It is the custom when we Emiratis travel abroad to take not only the entire household with us, but also our customs, our traditions, even our food. It might seem strange to transport a whole way of life from one continent to another, but it works surprisingly well. What's more, it's fun. During the summer, coffee shops and hotel lobbies in certain parts of London are turned into majlises for men from the Gulf.
Women transform hotel suites with everything needed to give a warm welcome to their fellow Arabs - plates of fruit, dishes of dates and cups of fragrant Arabic coffee made just the way they like it. Room service is asked to heat the chalk for medkhans and the scent wafts down the corridors. Children beg to be allowed to go out on their own and are told repeatedly to meet at a certain point and not to be late. Older ladies enjoy meeting Arabs from all over the region, in Hyde Park. London becomes a home from home.
I get a call from a friend, who has been in London for three weeks with her parents, two grandmothers and her father's aunts' three brothers with their wives and children, maids and cousins. "Mother has taken Abu Dhabi Co-op with her," she says. "You name it, we've got it: cans of Rainbow milk, all the spices to cook with." Finding halal restaurants is easier now, because of the demand, but those who have houses or rented apartments cook their own food. The father finds the timings of prayers in the papers, and the grandmother ensures she has her compass to work out the direction of Mecca.
Many Arabs know their way around London. The younger generation hangs out in the parks. The women know the best places to shop: Knightsbridge, Bond Street and the new Westfield shopping centre at Shepherd's Bush, or Oxford Street and the weekend markets. The older generation visit doctors in Harley Street. Grandmothers enjoy buying their sewing materials from John Lewis's haberdashery department. And even though the rest of the world raves about Dover sole, some families have been known to bring fish from the UAE markets stored in refrigerated boxes. "How can fish in London be fresh when it's not even on the sea?" the elderly ladies would say.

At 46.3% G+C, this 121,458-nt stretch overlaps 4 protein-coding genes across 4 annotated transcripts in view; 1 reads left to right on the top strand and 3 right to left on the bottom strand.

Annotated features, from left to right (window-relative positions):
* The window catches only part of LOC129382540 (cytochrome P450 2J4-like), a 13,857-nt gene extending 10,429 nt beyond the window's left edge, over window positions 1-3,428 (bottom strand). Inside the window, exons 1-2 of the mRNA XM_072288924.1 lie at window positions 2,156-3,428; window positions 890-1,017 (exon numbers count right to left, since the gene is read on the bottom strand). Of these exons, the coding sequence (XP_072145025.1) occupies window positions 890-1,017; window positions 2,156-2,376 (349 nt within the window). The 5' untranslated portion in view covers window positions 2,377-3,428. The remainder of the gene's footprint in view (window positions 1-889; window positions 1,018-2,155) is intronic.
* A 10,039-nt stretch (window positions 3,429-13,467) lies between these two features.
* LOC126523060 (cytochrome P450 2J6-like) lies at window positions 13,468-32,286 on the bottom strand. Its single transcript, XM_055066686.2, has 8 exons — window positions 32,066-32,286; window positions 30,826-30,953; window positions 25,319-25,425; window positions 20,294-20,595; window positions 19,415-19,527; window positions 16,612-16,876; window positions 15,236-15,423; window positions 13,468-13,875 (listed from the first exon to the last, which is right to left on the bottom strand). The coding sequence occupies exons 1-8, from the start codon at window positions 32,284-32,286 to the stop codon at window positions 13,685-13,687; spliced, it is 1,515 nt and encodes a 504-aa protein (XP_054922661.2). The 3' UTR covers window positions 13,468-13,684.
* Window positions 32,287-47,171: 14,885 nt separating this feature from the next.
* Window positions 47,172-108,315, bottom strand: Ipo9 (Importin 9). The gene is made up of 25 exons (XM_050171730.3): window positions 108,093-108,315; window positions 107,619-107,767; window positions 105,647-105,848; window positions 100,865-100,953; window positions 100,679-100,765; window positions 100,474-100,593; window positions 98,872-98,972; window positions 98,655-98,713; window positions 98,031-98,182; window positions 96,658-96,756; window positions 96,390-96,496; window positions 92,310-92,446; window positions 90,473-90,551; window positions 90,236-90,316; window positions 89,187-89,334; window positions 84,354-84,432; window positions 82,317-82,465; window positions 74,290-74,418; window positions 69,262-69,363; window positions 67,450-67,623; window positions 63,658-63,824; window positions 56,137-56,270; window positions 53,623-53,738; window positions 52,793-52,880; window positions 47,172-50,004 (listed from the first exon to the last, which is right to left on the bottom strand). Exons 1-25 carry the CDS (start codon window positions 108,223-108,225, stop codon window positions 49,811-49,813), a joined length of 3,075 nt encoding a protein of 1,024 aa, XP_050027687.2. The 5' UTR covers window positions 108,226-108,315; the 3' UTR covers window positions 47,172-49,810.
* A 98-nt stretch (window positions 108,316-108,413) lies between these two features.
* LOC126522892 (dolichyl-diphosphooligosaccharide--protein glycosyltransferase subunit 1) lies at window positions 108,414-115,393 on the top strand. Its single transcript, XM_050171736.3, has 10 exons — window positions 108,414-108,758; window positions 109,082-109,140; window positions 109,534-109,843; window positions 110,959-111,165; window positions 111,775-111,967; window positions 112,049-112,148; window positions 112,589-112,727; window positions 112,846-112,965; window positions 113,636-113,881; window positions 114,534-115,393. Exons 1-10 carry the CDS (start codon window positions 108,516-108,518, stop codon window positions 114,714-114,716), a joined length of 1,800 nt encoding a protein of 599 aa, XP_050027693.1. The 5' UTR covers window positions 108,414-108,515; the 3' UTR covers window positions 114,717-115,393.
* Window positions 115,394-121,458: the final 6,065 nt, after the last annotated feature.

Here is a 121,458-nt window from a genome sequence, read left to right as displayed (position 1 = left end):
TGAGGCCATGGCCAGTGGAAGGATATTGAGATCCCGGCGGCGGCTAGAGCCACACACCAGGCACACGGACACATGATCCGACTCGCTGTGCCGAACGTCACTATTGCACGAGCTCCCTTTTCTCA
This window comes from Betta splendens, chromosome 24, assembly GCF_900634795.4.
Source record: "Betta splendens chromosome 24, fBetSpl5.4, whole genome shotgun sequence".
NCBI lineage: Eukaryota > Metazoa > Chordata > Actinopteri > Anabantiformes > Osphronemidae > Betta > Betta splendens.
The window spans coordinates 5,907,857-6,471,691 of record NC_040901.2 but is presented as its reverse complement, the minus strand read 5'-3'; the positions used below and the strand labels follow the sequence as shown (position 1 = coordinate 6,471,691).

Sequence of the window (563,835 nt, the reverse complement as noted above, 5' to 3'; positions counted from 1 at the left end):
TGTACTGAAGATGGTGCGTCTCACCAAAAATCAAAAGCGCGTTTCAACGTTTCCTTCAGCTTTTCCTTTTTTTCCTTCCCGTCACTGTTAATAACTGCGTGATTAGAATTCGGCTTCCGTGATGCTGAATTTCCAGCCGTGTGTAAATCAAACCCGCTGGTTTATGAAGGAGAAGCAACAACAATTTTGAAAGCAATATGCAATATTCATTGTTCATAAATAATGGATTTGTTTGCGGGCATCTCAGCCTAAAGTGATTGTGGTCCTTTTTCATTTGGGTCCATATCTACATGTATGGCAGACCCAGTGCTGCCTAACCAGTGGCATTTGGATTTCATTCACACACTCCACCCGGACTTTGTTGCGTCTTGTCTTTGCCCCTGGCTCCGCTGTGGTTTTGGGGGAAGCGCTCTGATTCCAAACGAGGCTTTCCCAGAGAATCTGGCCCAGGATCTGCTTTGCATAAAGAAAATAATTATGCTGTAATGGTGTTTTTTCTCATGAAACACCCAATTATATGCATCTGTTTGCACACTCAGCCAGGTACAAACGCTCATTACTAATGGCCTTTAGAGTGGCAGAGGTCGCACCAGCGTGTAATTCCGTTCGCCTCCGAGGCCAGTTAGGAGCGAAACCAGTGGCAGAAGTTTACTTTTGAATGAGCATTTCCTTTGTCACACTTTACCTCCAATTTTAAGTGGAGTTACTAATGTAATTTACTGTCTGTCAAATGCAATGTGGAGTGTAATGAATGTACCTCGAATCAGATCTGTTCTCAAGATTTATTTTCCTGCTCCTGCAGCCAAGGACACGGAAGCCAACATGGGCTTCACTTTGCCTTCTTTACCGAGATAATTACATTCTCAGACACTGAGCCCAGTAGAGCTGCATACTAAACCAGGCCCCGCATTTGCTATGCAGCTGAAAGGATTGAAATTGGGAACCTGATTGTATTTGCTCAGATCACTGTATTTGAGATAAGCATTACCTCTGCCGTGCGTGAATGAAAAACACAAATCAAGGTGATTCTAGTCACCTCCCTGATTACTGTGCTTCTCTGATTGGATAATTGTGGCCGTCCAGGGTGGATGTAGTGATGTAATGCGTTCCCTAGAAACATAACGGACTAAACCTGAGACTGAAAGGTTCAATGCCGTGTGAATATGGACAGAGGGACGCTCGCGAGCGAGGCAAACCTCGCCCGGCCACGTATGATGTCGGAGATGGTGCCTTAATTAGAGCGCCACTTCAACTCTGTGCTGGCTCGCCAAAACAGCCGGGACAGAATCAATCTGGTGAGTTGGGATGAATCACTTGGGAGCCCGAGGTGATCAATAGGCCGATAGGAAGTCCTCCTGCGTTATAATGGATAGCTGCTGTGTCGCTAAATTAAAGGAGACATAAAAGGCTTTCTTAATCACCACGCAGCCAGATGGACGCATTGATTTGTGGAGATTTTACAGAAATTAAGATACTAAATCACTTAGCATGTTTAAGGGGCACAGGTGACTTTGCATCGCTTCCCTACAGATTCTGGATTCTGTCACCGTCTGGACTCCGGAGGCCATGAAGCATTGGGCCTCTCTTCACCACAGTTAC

It is a fact that the UK's capital has always loomed large in the Arabic memory; many of our fathers and brothers studied in or just outside London. It's a convenient and friendly destination as a stopover for a day or two, or as a base for travelling further afield. And the UAE has "shared history and common interests and values" with Britain since the treaty made between the two countries 40 years ago. When we heard about Queen Elizabeth's forthcoming visit to the UAE, we were reminded of Her Majesty's last visit in 1979, when the papers published a picture of her being welcomed to the country by Sheikh Zayed.
And we also saw pictures of the London mayor Boris Johnson and Sheikh Sultan bin Tahnoon, the chairman of ADNEC, at the opening of the ExCeL exhibitions and conference centre in Docklands, London. In a few years' time Abu Dhabi will see the opening of the Sheikh Zayed National Museum, in partnership with the British Museum. This bond strengthens and establishes friendships between the two nations. As David Cameron, the British prime minister, said on his recent visit here: "More than one million Britons visit the UAE every year and around 100,000 live here." Maybe Londoners will also make "a home" here in Abu Dhabi.
Fatima al Shamsi is away